• Posted on: 16/1 15:25
Re: Goldfish (Shubunkin) / Swim bladder / Sudden demise #7
Really sorry to read about this. I too find it difficult to lose a fish, especially when so much effort is put in to help (the fasting, de-skinned peas, feeding regime, water changes, filter, tank, decor, addressing the dropping PH, and intentions for the future, were all good moves), and goldfish have so much personality that it's especially difficult. Its final demise sounds difficult to witness too - I've had similar traumatic goldfish deaths. It's also very natural to keep questioning (and berating) oneself over and over afterwards, about whether/how the outcome might have been different with different approaches, and, despite all the best intentions/knowledge at the time, it's very easy on learning more to have lots of regrets such as "if only I'd realised that earlier and done X/Y/Z", "how could I have not realised about X/Y/Z being such a big factor in fishkeeping", "it all makes sense in hindsight", etc. I do empathise a lot.

I agree completely with Fishlady's assessment of the situation - likely an internal bacterial infection plus exposure to ammonia and nitrite.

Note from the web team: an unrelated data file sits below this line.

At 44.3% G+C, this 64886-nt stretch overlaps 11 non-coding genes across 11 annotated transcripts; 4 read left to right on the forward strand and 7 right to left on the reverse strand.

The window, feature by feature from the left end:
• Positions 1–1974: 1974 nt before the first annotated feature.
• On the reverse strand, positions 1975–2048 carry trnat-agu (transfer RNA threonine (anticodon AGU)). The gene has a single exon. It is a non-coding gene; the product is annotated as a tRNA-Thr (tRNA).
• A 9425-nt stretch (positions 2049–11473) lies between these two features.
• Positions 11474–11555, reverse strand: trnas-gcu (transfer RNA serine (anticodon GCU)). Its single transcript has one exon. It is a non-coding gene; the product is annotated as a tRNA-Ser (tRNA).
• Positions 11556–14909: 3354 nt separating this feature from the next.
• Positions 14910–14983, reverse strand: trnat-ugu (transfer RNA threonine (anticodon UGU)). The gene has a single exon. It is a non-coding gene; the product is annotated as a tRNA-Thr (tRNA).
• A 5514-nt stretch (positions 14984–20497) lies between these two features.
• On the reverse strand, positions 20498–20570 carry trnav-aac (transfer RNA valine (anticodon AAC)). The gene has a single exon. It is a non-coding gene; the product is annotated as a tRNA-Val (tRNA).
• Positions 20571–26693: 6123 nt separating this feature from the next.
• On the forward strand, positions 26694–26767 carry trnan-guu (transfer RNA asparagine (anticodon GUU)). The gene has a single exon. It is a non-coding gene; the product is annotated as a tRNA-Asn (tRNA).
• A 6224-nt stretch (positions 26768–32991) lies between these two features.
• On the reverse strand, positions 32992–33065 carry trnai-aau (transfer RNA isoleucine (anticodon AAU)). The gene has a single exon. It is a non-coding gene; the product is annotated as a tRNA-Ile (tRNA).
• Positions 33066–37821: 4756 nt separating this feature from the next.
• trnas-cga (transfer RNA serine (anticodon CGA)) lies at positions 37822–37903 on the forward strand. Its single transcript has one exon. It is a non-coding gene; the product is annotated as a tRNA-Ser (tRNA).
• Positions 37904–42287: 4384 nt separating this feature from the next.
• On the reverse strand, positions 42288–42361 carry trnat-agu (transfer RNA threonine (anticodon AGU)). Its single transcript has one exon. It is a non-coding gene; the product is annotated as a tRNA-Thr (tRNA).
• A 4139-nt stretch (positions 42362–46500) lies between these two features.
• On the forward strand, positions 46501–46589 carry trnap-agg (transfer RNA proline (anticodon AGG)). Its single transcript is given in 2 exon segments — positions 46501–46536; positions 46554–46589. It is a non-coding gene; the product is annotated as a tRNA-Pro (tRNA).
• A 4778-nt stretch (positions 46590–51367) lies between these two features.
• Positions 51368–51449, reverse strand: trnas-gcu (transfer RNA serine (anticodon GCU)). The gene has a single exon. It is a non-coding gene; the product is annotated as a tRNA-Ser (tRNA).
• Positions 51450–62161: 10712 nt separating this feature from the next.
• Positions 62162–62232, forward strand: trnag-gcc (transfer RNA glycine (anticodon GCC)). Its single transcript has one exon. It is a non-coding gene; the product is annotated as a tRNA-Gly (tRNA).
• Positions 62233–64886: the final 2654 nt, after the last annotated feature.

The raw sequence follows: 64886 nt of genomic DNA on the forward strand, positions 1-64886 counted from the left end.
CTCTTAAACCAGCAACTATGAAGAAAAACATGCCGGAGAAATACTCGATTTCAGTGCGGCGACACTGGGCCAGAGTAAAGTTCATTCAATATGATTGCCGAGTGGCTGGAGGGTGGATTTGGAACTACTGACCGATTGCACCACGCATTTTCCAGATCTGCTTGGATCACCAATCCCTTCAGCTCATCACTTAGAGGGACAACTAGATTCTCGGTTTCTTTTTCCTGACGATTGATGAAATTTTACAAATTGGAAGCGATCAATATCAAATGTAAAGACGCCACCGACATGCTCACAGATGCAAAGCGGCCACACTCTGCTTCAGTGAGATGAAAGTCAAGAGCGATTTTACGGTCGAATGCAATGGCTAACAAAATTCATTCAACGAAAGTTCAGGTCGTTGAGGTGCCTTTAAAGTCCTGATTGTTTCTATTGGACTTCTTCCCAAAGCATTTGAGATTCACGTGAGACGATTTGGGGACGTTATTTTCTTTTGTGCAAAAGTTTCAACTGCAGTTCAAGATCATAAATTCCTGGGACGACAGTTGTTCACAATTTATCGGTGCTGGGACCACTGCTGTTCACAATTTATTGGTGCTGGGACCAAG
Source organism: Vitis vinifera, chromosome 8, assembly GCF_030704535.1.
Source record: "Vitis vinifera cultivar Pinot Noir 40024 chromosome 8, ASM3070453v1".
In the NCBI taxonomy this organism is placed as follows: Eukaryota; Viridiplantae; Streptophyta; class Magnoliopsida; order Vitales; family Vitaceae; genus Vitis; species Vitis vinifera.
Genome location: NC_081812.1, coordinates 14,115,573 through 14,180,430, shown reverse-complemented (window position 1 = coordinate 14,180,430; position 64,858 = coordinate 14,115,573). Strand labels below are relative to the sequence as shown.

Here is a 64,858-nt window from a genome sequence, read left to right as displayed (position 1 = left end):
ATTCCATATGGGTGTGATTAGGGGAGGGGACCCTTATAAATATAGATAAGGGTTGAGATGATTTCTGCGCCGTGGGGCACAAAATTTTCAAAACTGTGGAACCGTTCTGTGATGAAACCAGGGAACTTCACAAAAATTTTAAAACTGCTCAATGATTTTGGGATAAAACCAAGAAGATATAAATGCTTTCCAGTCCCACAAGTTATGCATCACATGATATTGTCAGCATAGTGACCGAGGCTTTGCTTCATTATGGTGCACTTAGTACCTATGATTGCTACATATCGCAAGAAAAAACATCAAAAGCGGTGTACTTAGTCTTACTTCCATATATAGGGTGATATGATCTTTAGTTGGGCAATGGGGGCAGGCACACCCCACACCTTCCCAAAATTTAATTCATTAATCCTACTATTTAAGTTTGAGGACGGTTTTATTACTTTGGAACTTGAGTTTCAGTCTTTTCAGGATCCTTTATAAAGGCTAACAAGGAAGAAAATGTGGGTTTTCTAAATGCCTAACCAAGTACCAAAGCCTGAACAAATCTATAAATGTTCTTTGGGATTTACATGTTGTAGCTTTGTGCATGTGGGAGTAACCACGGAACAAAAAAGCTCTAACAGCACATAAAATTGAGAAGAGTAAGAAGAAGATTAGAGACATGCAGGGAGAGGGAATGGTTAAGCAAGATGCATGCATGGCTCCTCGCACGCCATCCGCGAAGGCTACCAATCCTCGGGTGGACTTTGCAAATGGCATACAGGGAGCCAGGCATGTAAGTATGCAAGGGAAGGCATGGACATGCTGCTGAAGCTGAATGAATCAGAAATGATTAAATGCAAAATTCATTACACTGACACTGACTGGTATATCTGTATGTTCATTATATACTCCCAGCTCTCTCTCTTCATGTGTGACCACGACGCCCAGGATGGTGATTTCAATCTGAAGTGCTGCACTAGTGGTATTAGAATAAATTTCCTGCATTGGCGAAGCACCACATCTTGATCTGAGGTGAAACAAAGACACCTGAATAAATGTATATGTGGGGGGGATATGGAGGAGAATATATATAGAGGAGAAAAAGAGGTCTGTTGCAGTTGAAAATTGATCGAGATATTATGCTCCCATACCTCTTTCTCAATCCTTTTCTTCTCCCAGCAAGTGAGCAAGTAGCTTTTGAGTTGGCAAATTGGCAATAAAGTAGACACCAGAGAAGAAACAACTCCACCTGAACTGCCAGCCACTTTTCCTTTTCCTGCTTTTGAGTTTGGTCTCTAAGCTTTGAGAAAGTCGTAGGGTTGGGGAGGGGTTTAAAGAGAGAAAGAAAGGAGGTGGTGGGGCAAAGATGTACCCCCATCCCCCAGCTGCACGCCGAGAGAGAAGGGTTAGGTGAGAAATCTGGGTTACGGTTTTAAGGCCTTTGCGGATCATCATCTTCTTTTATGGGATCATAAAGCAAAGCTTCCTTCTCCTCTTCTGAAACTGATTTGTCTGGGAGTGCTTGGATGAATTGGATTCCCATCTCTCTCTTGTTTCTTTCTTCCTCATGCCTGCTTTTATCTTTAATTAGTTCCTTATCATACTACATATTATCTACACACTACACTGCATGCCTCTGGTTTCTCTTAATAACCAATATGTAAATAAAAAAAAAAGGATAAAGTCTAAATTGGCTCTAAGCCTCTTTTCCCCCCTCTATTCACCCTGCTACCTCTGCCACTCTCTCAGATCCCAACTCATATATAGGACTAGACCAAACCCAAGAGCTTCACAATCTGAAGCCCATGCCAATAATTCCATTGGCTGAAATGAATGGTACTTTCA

Another few factors might have contributed too - possibly the lack of filter/oxygenation of the water in the early days (although unlikely this as the fish lived on after this and there was improvement), the cycling process of the filter, the aquarium soil (I've read of a few cases lately where some brands leach ammonia although they're not meant to), the driftwood (may have contributed to the PH drop - but not necessarily and unlikely), possibly very low KH (if your water is very soft, and which may account for the PH drop), and the possibility that your 8-year-old child might have stressed an already-dying fish by inadvertently squeezing it or putting something in the tank such as unrinsed/soapy hands or food-stained hands or sprayed something in the room (you might know whether or not these are possibilities) which might account for the readings post-mortem (the nitrite spike itself couldn't be accounted for by the fish's death per se - it's more likely that the filter was going through its cycle and its stage in that cycle would account for the high nitrite). Sometimes aquarium salt can help mitigate against the effects of sub-optimum water quality which might have masked the severity of the situation.